The CDC says more than 129 million Americans have received at least one Covid-19 vaccine dose, or roughly 39.5% of the total US population.
As of Monday, all people in the US 16 years and older will be eligible to receive a vaccine.
“We’re reaching the point where we’re getting to the hard audiences,” said Lori Tremmel Freeman, CEO of the National Association of County and City Health Officials.
“The ones that either are unsure or on the fence about the vaccine, don’t have enough information or are just plain outright… not interested in the vaccine for other reasons,” she said.
Dr. Anthony Fauci, director of the National Institutes of Allergy and Infectious Diseases, told CNN Sunday it was quite frustrating that “a disturbingly large proportion of Republicans” are saying that they don’t want the vaccine.
“They want to be able to say these restrictions that are put on by public health recommendations are things that they’re very concerned about, we’re all concerned about that, we share that concern,” Fauci told CNN’s Dana Bash on “State of the Union.” “But the way you get rid of those restrictions is to get as many people vaccinated as quickly and as expeditiously as possible.”
When this happens, “for absolutely certain” the level of virus in the community would go down to the point where the restrictions aren’t needed, he said.
“It’s almost paradoxical that on the one hand they want to be relieved of the restrictions, but on the other hand they don’t want to get vaccinated,” said Fauci. “It just almost doesn’t make any sense.”
J&J vaccine pause
Fauci told CNN that he expected a decision to be made about the vaccine by Friday.
“I don’t want to get ahead of the CDC and the FDA and the advisory committee, but I would imagine that what we will say is that it would come back and it would come back in some sort of either warning or restriction,” he said.
Fauci said pausing was the prudent thing to do, saying “you want to make sure that you have all the information that you need.”
Speaking to CNN Saturday, emergency physician and CNN medical analyst Dr. Leana Wen also said she welcomed the pause.
“I am glad that the pause is happening because it really illustrates that our system is working, that our federal health officials are prioritizing — more than anything else — safety,” Wen said “If they’re willing to hit pause on something that’s less than one in a million, we should be really reassured about their commitment to safety.”
The other two Covid-19 vaccines that have also gotten the green light in the US — Pfizer and Moderna — are not implicated in the pause. And in the coming weeks, it will be key to continue the important messaging about their safety, Wen said, and why Covid-19 vaccinations remain critical.
“We’re doing this because we have a pandemic that’s claimed more than 500,000 lives here in the US,” Wen added.
Fauci warned that even vaccinated Americans needed to continue with other mitigation measures, such as mask wearing.
He told CNN it was possible that someone could be vaccinated but still be infected without any signs of clinical disease. They could then inadvertently transmit the virus to someone who has not been vaccinated.
Variants and breakthrough infections, although they are unusual, are another reason to continue wearing masks, he told CNN.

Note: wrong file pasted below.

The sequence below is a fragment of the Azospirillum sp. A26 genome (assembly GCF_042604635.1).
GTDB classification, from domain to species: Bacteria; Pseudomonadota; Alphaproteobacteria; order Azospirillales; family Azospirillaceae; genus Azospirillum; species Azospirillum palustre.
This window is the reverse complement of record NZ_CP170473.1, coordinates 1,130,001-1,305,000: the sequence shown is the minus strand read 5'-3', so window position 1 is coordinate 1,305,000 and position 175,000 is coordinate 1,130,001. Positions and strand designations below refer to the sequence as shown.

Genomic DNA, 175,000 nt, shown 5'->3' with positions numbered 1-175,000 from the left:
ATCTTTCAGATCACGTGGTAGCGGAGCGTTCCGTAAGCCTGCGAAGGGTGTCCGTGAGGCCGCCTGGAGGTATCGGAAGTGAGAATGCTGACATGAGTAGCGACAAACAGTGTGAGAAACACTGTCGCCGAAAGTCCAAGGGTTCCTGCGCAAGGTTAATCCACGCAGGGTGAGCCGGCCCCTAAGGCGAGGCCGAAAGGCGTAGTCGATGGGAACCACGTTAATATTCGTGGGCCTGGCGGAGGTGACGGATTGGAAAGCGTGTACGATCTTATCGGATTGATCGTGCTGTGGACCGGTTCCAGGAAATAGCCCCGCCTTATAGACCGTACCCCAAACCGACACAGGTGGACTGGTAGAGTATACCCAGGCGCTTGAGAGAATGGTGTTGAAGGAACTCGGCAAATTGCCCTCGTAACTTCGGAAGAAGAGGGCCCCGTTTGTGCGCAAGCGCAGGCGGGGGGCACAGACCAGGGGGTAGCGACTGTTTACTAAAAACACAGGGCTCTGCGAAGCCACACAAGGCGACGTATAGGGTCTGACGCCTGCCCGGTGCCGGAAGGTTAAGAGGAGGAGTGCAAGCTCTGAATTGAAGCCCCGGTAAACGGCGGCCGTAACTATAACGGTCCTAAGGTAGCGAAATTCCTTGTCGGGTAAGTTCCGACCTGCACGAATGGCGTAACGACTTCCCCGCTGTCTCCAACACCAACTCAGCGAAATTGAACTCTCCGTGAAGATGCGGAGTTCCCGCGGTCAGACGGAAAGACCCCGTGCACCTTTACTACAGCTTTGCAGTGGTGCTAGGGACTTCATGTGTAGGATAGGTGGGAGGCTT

“We don’t want people to think that you don’t dramatically diminish your risk when you get vaccinated, you absolutely do, the risk is very low, and people will make decisions about what they want to do and it will be a relative risk,” he said.
Surge overwhelming Michigan hospitals
And there are several reasons behind the crisis.
“One, we believe the overall infection rate in Michigan was lower during the pandemic to date,” Beaumont Health CEO John Fox said on CNN Saturday. “Secondly, Michigan opened up recently … with various orders being relieved.”
“Unfortunately, I think people have dropped their infection control issues, they’re not wearing their masks as much as they should, (or) social distancing, hand hygiene,” Fox added.
Fauci told NBC’s “Meet the Press” Sunday that the most effective way for places like Michigan to deal with big Covid-19 outbreaks was to shut down, rather than to redeploy vaccines from other states.
“The best way when you’re in the middle of a real big outbreak and a big surge is really to shut down things much more so,” Fauci said. “If you take vaccines from other places and move it around, you make that place vulnerable to what’s going on in Michigan. That’s the reason why you’re not seeing a lot of remobilization of vaccines from one state to another.”
And with a big part of the older population vaccinated against the virus, the variant has hit younger groups hard.
“It really is presenting in all of our ERs and frankly in our inpatient units,” Fox said. “We’re treating younger patients than we ever saw before.”
Dr. Wen says she’s worried about what this could mean for Michigan and the US.
Looking ahead, Fauci told ABC’s “This Week” Sunday that it should be clear by fall whether people will need booster shots for Covid-19.
“I believe by the time we get to the end of the summer and the beginning of the fall, we’ll have a pretty good idea whether we definitely or not need to give people boosts and when we need to give it to them,” he told ABC’s Martha Raddatz.
Fauci said that determination would be based on the level of what would be considered a “correlative immunity,” like the level of antibody. “When the slope starts coming down, you could predict when you’re going to get below the safe level or you could start seeing breakthrough infections,” he said.
CNN’s Michael Nedelman, Jen Christensen, Maggie Fox, Virginia Langmaid and Lauren Mascarenhas contributed to this report.